The Commemorative Courtyard was designed by an architectural firm. The cupola and clock tower are separate items for which they are seeking donors. Athletics generated the idea for this. As it was discussed on campus, it became a campus-wide project. A portion of the proceeds goes for the construction; most will go to the departments.
The percentage of Telefund monies that goes to the departments varies.
Government Affairs Specialists, Inc. of Springfield has been hired to conduct EIU's lobbying. They were first hired in January 1998, and their contract was renewed for this academic year. They have been excellent for EIU. They will be on campus tomorrow for the meeting with IBHE. They are working on items that will go before the veto session this fall, including the procurement bill and trustee legislation. During the question/discussion period, key issues included:
Will they look into our sick leaves? From the university perspective this is very expensive, but it is a great benefit for faculty.
There is a new chance of supplemental appropriation, and there some thought that 5+5 might be introduced.
Faculty are the strongest support EIU has. Faculty interactions with the public are the best way to get Eastern's message out.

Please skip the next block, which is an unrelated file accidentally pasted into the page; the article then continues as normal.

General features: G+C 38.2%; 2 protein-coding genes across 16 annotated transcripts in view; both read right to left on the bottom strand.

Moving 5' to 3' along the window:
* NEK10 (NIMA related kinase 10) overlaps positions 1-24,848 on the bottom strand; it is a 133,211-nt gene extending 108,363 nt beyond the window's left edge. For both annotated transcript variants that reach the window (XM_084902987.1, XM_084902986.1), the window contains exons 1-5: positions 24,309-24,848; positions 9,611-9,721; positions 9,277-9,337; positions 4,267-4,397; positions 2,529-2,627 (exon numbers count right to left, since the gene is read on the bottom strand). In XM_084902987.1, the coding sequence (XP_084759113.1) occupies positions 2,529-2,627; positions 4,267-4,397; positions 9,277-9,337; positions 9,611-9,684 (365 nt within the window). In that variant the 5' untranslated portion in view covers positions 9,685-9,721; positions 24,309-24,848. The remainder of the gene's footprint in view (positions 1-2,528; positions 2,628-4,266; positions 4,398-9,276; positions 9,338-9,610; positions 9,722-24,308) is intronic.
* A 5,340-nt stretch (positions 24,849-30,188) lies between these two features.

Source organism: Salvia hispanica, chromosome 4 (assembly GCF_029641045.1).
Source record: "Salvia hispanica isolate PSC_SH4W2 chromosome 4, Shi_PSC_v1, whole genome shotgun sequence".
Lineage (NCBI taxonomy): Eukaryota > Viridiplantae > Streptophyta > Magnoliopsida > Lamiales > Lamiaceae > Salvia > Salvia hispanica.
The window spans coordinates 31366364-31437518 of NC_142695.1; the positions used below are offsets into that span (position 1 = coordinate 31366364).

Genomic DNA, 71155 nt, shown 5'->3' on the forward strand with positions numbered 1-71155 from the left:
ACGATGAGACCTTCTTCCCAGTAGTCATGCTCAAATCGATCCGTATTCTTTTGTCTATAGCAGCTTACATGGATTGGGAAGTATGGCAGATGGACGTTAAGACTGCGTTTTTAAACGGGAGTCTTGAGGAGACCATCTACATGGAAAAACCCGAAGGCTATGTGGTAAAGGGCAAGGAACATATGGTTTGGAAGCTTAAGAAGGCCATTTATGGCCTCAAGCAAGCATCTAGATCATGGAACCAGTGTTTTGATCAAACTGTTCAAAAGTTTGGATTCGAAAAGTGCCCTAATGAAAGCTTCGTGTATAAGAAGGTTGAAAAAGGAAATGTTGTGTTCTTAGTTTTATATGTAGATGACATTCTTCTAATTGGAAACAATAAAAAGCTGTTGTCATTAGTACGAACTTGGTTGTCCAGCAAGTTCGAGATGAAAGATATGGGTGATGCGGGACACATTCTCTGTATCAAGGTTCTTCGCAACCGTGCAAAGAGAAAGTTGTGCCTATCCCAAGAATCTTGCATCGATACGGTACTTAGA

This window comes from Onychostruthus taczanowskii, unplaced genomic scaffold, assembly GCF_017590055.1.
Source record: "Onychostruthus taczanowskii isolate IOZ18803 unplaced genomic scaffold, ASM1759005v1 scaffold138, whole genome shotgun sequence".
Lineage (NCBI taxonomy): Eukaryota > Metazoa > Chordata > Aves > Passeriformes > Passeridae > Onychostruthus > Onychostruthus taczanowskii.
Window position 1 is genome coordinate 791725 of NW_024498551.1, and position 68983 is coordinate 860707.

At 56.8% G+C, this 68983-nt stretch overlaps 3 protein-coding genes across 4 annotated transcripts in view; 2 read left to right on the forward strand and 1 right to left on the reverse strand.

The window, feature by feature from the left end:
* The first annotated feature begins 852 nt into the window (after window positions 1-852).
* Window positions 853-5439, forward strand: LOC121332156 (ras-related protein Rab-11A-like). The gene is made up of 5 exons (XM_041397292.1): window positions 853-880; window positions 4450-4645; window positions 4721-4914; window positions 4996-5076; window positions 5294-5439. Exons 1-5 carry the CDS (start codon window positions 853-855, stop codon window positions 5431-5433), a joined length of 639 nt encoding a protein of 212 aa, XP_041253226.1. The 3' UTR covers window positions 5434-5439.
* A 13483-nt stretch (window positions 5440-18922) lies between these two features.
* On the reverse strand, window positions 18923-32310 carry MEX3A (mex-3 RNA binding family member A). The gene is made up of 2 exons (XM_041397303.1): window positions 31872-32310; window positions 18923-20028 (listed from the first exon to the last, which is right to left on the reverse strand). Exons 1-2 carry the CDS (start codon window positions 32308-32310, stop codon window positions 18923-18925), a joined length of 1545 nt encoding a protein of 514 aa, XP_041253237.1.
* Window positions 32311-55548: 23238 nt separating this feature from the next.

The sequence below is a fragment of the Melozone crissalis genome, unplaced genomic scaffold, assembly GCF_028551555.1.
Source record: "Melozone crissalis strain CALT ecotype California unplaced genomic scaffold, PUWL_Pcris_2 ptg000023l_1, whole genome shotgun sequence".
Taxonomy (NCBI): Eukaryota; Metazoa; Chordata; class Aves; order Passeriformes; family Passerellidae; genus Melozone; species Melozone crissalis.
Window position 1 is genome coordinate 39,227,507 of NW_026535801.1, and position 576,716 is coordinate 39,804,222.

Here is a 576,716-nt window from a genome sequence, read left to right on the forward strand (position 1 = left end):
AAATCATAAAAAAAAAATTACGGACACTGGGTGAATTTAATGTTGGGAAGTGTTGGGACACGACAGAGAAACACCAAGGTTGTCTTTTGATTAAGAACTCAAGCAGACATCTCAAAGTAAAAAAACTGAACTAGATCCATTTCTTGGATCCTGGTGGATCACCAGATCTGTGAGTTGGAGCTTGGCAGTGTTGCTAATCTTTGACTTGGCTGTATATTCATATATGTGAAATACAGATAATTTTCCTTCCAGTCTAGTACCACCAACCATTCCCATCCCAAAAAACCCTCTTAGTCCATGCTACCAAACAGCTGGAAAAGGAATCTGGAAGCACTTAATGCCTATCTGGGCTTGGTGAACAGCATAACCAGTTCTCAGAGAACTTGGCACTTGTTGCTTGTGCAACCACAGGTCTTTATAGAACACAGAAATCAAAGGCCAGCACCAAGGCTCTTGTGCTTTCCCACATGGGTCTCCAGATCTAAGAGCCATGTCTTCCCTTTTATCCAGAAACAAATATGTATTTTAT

We need to look at the impact of the Lake county Learning Center very carefully. One advantage EIU has is that we are the traditional college experience.
Part of our job is to sell this institution to the presidential candidates. We need to ask challenging questions, but we need to sell this institution.
We are selling the idea of small classes to our publics, but that isn't always what we're doing. Is the administration aware of this contradiction?
C. Nomination of two faculty members to serve on the screening committee for the Director of Major Gifts/Planned Giving. Faculty Senate members expressed great concern over this process. Policy #12 of the Internal Governing Policies states that the proposed composition of the screening committee should be circulated to the campus for comments. This was not done. Further, Senate had less than a week to submit names to VPBA Olsen; this requires making instantaneous nominations and prohibits the solicitation of interested faculty. All of these committees that require student and faculty representation have had their compositions approved. It was suggested that we invite Cynthia Nichols to a meeting to explain to the Senate how she determines which committees should and should not have faculty and student representation. The Executive Board will pursue this.
Eberly moved to nominate L. Walker and N. Furumo by consensus.
V. Old Business
A. The Fall Forum will be finalized at the September 29 meeting.
B. Committee Reports. Because of the time, most committee reports will be postponed until September 29. Foster reported that the candidates for Associate VPAA are on campus this week. Faculty sessions are at 11:00 a.m. and 1:30 p.m. Dr. Abebe has given half of his allotted time to students since they were not represented on the search committee.
VI. Adjourn at 4:10 p.m. (Allison)
Nancy D. Marlow, Recorder